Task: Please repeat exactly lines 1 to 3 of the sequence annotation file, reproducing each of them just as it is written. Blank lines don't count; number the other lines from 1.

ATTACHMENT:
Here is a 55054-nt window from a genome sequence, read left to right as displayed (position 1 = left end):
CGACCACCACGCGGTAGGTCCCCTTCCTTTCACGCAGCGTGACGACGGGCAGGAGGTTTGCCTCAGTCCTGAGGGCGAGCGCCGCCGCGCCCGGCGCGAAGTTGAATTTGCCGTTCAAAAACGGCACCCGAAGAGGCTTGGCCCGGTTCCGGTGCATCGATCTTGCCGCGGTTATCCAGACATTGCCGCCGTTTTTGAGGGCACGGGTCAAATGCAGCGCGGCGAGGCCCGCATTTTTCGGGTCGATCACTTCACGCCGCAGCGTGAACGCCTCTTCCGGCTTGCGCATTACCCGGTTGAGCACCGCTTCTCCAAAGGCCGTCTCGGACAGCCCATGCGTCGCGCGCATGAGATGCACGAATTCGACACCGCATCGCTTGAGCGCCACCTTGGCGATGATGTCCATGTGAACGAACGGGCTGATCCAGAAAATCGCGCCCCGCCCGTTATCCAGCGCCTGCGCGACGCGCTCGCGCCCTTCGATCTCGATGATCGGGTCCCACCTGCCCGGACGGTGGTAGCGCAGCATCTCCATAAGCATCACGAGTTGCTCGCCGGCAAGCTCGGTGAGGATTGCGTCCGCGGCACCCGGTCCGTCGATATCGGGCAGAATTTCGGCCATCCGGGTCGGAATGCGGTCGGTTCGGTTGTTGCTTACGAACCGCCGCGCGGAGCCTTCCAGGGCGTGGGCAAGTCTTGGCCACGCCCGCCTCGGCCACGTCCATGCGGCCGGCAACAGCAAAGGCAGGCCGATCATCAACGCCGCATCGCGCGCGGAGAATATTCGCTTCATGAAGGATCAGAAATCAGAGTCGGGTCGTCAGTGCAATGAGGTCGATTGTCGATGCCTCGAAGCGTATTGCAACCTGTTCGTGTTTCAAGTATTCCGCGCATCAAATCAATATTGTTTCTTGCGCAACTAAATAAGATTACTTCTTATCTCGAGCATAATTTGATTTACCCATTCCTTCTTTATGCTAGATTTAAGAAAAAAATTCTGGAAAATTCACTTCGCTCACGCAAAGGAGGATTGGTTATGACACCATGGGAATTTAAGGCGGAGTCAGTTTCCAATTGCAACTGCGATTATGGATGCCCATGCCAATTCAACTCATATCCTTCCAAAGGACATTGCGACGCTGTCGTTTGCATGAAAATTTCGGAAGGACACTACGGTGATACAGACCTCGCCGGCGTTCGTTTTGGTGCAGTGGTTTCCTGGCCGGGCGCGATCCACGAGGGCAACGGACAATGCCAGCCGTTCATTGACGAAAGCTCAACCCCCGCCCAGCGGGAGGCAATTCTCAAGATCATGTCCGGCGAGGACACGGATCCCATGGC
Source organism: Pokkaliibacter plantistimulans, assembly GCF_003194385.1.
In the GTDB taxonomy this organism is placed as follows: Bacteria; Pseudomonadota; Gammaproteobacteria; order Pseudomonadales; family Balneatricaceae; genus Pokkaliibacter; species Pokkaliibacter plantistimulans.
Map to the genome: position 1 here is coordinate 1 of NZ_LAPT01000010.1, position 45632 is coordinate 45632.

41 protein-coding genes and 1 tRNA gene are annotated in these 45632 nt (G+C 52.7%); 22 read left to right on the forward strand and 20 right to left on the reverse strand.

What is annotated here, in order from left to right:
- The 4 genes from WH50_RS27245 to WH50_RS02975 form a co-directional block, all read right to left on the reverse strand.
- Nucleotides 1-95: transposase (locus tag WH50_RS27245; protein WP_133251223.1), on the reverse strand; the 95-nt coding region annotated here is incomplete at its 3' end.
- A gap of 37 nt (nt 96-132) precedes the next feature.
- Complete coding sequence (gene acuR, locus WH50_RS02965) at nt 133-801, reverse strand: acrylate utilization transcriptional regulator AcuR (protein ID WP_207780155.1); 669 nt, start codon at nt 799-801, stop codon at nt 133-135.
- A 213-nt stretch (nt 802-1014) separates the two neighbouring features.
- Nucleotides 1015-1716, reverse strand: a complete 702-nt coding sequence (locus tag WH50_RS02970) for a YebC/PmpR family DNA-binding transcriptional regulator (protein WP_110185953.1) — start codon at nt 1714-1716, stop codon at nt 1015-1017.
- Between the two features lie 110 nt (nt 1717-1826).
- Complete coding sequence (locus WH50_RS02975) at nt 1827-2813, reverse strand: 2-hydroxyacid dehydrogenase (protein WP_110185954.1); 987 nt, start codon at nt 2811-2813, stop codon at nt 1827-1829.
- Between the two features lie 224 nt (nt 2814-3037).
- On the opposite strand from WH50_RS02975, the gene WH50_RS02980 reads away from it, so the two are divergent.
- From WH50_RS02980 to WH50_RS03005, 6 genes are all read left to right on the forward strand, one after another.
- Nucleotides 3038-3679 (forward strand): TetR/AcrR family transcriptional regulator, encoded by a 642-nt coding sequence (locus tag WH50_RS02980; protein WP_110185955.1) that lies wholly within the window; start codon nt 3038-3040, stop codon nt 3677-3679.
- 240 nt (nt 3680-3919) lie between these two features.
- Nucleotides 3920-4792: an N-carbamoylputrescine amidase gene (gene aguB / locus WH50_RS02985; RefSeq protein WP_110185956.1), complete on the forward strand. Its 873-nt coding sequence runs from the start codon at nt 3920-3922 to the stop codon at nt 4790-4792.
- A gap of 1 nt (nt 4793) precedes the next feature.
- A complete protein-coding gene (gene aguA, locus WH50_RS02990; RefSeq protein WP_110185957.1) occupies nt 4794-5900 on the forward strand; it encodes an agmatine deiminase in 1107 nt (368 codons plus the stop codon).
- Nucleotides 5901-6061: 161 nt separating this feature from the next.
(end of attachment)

Here is a 55054-nt window from a genome sequence, read left to right as displayed (position 1 = left end):
CGACCACCACGCGGTAGGTCCCCTTCCTTTCACGCAGCGTGACGACGGGCAGGAGGTTTGCCTCAGTCCTGAGGGCGAGCGCCGCCGCGCCCGGCGCGAAGTTGAATTTGCCGTTCAAAAACGGCACCCGAAGAGGCTTGGCCCGGTTCCGGTGCATCGATCTTGCCGCGGTTATCCAGACATTGCCGCCGTTTTTGAGGGCACGGGTCAAATGCAGCGCGGCGAGGCCCGCATTTTTCGGGTCGATCACTTCACGCCGCAGCGTGAACGCCTCTTCCGGCTTGCGCATTACCCGGTTGAGCACCGCTTCTCCAAAGGCCGTCTCGGACAGCCCATGCGTCGCGCGCATGAGATGCACGAATTCGACACCGCATCGCTTGAGCGCCACCTTGGCGATGATGTCCATGTGAACGAACGGGCTGATCCAGAAAATCGCGCCCCGCCCGTTATCCAGCGCCTGCGCGACGCGCTCGCGCCCTTCGATCTCGATGATCGGGTCCCACCTGCCCGGACGGTGGTAGCGCAGCATCTCCATAAGCATCACGAGTTGCTCGCCGGCAAGCTCGGTGAGGATTGCGTCCGCGGCACCCGGTCCGTCGATATCGGGCAGAATTTCGGCCATCCGGGTCGGAATGCGGTCGGTTCGGTTGTTGCTTACGAACCGCCGCGCGGAGCCTTCCAGGGCGTGGGCAAGTCTTGGCCACGCCCGCCTCGGCCACGTCCATGCGGCCGGCAACAGCAAAGGCAGGCCGATCATCAACGCCGCATCGCGCGCGGAGAATATTCGCTTCATGAAGGATCAGAAATCAGAGTCGGGTCGTCAGTGCAATGAGGTCGATTGTCGATGCCTCGAAGCGTATTGCAACCTGTTCGTGTTTCAAGTATTCCGCGCATCAAATCAATATTGTTTCTTGCGCAACTAAATAAGATTACTTCTTATCTCGAGCATAATTTGATTTACCCATTCCTTCTTTATGCTAGATTTAAGAAAAAAATTCTGGAAAATTCACTTCGCTCACGCAAAGGAGGATTGGTTATGACACCATGGGAATTTAAGGCGGAGTCAGTTTCCAATTGCAACTGCGATTATGGATGCCCATGCCAATTCAACTCATATCCTTCCAAAGGACATTGCGACGCTGTCGTTTGCATGAAAATTTCGGAAGGACACTACGGTGATACAGACCTCGCCGGCGTTCGTTTTGGTGCAGTGGTTTCCTGGCCGGGCGCGATCCACGAGGGCAACGGACAATGCCAGCCGTTCATTGACGAAAGCTCAACCCCCGCCCAGCGGGAGGCAATTCTCAAGATCATGTCCGGCGAGGACACGGATCCCATGGC
Source organism: Pokkaliibacter plantistimulans, assembly GCF_003194385.1.